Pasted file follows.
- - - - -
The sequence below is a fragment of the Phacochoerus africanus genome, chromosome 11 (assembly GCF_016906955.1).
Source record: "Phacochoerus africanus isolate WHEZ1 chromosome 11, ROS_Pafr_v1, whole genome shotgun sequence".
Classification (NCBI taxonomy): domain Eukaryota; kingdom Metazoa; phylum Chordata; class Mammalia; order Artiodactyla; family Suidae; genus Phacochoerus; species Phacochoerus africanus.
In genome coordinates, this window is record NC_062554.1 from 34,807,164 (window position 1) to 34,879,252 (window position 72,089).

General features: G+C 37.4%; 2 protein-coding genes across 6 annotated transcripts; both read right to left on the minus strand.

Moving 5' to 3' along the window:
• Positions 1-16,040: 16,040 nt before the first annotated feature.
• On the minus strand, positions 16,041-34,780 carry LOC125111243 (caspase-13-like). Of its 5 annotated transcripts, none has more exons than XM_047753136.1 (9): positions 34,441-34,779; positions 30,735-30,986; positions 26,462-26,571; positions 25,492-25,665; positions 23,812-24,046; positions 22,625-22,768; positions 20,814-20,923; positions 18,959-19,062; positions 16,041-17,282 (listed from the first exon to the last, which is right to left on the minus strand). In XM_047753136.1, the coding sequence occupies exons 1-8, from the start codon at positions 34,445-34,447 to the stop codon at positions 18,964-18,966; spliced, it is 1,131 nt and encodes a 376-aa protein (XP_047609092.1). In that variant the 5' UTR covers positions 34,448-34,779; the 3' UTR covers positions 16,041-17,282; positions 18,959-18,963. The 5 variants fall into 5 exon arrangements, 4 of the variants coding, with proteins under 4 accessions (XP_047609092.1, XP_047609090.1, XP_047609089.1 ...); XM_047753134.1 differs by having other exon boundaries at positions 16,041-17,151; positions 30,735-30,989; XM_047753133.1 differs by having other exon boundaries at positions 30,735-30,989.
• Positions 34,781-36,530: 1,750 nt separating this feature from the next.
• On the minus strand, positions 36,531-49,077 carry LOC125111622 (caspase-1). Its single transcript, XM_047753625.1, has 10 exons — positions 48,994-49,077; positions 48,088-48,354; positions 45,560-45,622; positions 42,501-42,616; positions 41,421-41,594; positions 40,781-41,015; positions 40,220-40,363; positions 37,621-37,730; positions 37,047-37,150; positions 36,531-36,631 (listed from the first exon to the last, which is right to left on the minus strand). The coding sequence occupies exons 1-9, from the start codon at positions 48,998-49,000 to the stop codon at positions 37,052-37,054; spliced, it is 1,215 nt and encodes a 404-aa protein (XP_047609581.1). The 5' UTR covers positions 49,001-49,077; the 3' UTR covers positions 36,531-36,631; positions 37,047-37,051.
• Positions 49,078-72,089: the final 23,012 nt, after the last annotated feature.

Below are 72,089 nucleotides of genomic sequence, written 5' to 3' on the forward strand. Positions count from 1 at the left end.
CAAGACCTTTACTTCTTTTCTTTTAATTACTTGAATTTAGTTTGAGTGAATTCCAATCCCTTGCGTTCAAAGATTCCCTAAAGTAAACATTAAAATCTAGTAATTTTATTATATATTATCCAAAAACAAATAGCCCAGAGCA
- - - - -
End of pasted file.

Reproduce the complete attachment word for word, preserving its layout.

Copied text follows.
The sequence below is a fragment of the Phacochoerus africanus genome, chromosome 11 (assembly GCF_016906955.1).
Source record: "Phacochoerus africanus isolate WHEZ1 chromosome 11, ROS_Pafr_v1, whole genome shotgun sequence".
Classification (NCBI taxonomy): domain Eukaryota; kingdom Metazoa; phylum Chordata; class Mammalia; order Artiodactyla; family Suidae; genus Phacochoerus; species Phacochoerus africanus.
In genome coordinates, this window is record NC_062554.1 from 34,807,164 (window position 1) to 34,879,252 (window position 72,089).

General features: G+C 37.4%; 2 protein-coding genes across 6 annotated transcripts; both read right to left on the minus strand.

Moving 5' to 3' along the window:
• Positions 1-16,040: 16,040 nt before the first annotated feature.
• On the minus strand, positions 16,041-34,780 carry LOC125111243 (caspase-13-like). Of its 5 annotated transcripts, none has more exons than XM_047753136.1 (9): positions 34,441-34,779; positions 30,735-30,986; positions 26,462-26,571; positions 25,492-25,665; positions 23,812-24,046; positions 22,625-22,768; positions 20,814-20,923; positions 18,959-19,062; positions 16,041-17,282 (listed from the first exon to the last, which is right to left on the minus strand). In XM_047753136.1, the coding sequence occupies exons 1-8, from the start codon at positions 34,445-34,447 to the stop codon at positions 18,964-18,966; spliced, it is 1,131 nt and encodes a 376-aa protein (XP_047609092.1). In that variant the 5' UTR covers positions 34,448-34,779; the 3' UTR covers positions 16,041-17,282; positions 18,959-18,963. The 5 variants fall into 5 exon arrangements, 4 of the variants coding, with proteins under 4 accessions (XP_047609092.1, XP_047609090.1, XP_047609089.1 ...); XM_047753134.1 differs by having other exon boundaries at positions 16,041-17,151; positions 30,735-30,989; XM_047753133.1 differs by having other exon boundaries at positions 30,735-30,989.
• Positions 34,781-36,530: 1,750 nt separating this feature from the next.
• On the minus strand, positions 36,531-49,077 carry LOC125111622 (caspase-1). Its single transcript, XM_047753625.1, has 10 exons — positions 48,994-49,077; positions 48,088-48,354; positions 45,560-45,622; positions 42,501-42,616; positions 41,421-41,594; positions 40,781-41,015; positions 40,220-40,363; positions 37,621-37,730; positions 37,047-37,150; positions 36,531-36,631 (listed from the first exon to the last, which is right to left on the minus strand). The coding sequence occupies exons 1-9, from the start codon at positions 48,998-49,000 to the stop codon at positions 37,052-37,054; spliced, it is 1,215 nt and encodes a 404-aa protein (XP_047609581.1). The 5' UTR covers positions 49,001-49,077; the 3' UTR covers positions 36,531-36,631; positions 37,047-37,051.
• Positions 49,078-72,089: the final 23,012 nt, after the last annotated feature.

Below are 72,089 nucleotides of genomic sequence, written 5' to 3' on the forward strand. Positions count from 1 at the left end.
CAAGACCTTTACTTCTTTTCTTTTAATTACTTGAATTTAGTTTGAGTGAATTCCAATCCCTTGCGTTCAAAGATTCCCTAAAGTAAACATTAAAATCTAGTAATTTTATTATATATTATCCAAAAACAAATAGCCCAGAGCA